12 Plants That Start With Q - Urban Agriculture

12 Plants That Start With Q

Filling out your alphabet garden can be tricky at times, especially when it comes to less common letters. If you are stuck looking for a plant to grow that begins with the letter ‘Q’ then have no fear – we have pulled together a list of 12 plants that start with ‘Q’. 

Take a look below to see if there is a plant here that will fit right into your alphabet garden. 

Queen Of The Meadow

Queen of the Meadow is a beautiful shrub that can grow up to four feet tall, although there is a shorter version more often known as meadowsweet that grows to a far shorter fifteen inches. Both plants, however, grow beautiful white buds that resemble pearls that eventually bloom during late summer into white lacy flowers. 

This shrub prefers the shady areas of a garden, and also boasts a lot of features that can be beneficial to your garden. Not only do they bring a touch of elegance to your garden, but Queen of the Meadow gives off a sweet fragrance and is pest and wildlife resistant.

This means that including this shrub into your garden will help deter unwanted guests, but it is also non toxic to your pets. 

This makes Queen of the Meadow a great choice to include in your alphabet garden. 

Quail Bush 

For a bush that is far more rough and rustic, you should consider planting a quail bush. 

Quail bushes are large and evergreen shrubs that can be found in California and Mexico. They grow great in dry and alkaline soils, making them ideal for those who live in dry areas or near coastlines.

They are highly adaptable, and can easily be planted in your alphabet garden because they are not fussy about the type of soil they live in and only require very little watering. 

Not only that, but the quail bush is a host plant for butterflies like the Pygmy Blue and Saltbush Sootywing, so you can attract and support local wildlife by planting this shrub in your backyard. If you are lucky, you even attract its namesake – quail birds!  

Queen’s Cup

Not everyone has a large amount of planting space, so if you only have a small and limited space where you can plant your letter ‘Q’ plant, then you should consider introducing a Queen’s Cup to your garden.

This very small flower is a part of the lily family, and only grows 8 inches tall at the most. It produced a single white flower that is shaped like a star. It is cute and beautiful, and fits perfectly into any sized flower bed.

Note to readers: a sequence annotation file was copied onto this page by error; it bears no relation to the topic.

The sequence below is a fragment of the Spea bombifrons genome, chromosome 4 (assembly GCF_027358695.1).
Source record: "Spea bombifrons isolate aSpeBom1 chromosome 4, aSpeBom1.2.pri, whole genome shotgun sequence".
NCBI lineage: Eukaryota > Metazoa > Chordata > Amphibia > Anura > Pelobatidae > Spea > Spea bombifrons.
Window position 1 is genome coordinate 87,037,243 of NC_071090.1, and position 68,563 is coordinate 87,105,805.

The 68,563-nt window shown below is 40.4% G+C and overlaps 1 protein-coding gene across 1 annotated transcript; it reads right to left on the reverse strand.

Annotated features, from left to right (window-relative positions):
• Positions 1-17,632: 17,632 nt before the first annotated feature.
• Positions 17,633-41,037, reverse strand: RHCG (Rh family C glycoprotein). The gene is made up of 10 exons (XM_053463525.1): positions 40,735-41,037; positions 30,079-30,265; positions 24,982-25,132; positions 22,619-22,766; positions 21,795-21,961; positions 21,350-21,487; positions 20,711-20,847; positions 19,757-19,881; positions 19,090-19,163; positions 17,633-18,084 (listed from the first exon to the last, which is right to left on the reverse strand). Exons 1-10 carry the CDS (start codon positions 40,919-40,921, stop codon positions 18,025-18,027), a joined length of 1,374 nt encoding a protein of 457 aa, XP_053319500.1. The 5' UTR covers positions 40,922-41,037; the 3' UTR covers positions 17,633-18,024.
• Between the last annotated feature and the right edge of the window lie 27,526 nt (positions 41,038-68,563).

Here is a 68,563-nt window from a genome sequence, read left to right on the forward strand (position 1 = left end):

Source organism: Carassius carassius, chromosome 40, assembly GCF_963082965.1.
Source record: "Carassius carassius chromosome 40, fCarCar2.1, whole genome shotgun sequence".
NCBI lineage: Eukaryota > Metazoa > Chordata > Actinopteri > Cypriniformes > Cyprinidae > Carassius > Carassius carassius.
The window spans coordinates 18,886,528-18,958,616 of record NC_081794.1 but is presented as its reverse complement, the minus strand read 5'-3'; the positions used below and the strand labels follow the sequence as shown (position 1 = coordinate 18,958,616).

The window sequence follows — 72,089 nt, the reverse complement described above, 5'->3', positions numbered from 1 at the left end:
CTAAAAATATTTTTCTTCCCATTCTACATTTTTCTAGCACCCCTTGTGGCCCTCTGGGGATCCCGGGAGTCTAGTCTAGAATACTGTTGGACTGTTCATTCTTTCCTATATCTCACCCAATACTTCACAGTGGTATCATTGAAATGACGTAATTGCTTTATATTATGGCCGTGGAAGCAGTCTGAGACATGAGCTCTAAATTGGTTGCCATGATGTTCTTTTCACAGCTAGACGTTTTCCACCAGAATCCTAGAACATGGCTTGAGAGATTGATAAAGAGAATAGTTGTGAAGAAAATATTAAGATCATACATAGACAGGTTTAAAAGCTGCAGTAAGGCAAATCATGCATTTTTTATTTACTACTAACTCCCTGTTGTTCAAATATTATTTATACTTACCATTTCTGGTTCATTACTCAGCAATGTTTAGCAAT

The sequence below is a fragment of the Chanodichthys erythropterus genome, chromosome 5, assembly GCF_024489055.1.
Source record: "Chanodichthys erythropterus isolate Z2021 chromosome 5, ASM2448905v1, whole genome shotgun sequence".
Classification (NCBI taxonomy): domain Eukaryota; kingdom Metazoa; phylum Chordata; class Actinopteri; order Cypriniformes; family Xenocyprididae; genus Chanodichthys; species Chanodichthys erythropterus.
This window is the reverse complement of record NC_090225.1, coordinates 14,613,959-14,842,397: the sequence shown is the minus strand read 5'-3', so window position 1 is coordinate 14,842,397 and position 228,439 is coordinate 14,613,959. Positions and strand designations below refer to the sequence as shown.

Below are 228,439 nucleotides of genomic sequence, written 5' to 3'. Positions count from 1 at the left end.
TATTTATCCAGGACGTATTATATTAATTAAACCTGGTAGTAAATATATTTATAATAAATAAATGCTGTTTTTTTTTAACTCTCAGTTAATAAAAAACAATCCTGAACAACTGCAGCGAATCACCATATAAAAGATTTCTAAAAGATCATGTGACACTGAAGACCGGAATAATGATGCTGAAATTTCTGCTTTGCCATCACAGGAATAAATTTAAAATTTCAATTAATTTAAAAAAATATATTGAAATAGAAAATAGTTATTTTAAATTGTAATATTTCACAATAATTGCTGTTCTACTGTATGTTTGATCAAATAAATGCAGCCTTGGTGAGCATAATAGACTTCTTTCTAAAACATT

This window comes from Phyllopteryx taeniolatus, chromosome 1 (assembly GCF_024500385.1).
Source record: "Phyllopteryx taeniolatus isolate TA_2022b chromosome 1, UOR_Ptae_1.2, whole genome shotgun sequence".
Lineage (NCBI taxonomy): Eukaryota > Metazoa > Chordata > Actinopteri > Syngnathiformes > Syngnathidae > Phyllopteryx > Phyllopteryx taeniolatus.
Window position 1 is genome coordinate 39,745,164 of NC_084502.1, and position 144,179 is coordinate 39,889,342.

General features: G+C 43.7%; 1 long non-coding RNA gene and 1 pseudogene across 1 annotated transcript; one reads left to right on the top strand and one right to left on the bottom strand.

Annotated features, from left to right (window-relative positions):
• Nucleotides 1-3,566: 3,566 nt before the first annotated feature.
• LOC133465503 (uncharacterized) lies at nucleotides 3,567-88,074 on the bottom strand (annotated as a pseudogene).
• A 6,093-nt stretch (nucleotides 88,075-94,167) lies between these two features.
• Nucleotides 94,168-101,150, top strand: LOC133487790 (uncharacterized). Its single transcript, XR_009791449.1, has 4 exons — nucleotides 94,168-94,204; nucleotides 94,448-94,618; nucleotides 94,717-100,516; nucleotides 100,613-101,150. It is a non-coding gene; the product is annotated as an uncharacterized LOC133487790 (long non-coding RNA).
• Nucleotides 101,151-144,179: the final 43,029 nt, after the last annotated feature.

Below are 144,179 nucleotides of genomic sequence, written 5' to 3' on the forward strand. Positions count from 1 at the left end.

Queen’s Cup flowers prefer moist soils so it will require frequent care and attention, but the bloom is worth it. 

Quadricolor

A tiny small Agave plant, the lovingly nicknamed Quadricolor is a highly ornamental succulent that will look amazing in more exotic gardens.

It is formed of toothed, striped leaves that can grow 12 inches long – ranging from the dark green center to the golden yellow edges. The teeth redden in bright sunlight, hence why this evergreen succulent is known as Quadricolor.

Those looking for a great addition to their rock or succulent gardens have found the perfect border plant with the Quadricolor, as it is also deer resistant and virtually disease free – although slugs and snails may try to make themselves at home on your Quadricolor. 

Quehla Chin Cactus 

Another plant that is ideal for exotic gardens, the Quehla chin cactus is a plant that grows amazingly well in sunny, sandy gardens. It is tiny as it only grows as tall as 4 inches, making it a great indoor plant as well. 

What makes this cactus so appealing is that it also blooms a single flower – a white daisy-like flower that blooms in summer. It sits on top of this short round cactus like a cherry on top of a sundae, allowing it to bring a touch of color and beauty to anyone’s exotic garden. 

Queen’s Wreath

This tropical vine makes for a stunning addition to a lot of gardens as it closely resembles wisteria. 

Queen’s wreath features beautiful drooping lavender colored flowers that bloom multiple times in a year. They are dense and packed together, resembling grapes on a vine. The flowers do eventually fall off, but the base remains a vibrant purple that will keep this plant bright and colorful even long after the flowers are gone. 

Queen’s wreath is an amazing way to bring color to your garden through a unique plant that grows like a small, leaning tree. It can grow up to 40 feet tall if left unattended, but occasional pruning will keep it limited to the size you desire. This allows you to have full control over this plant and customize it to your heart’s desires.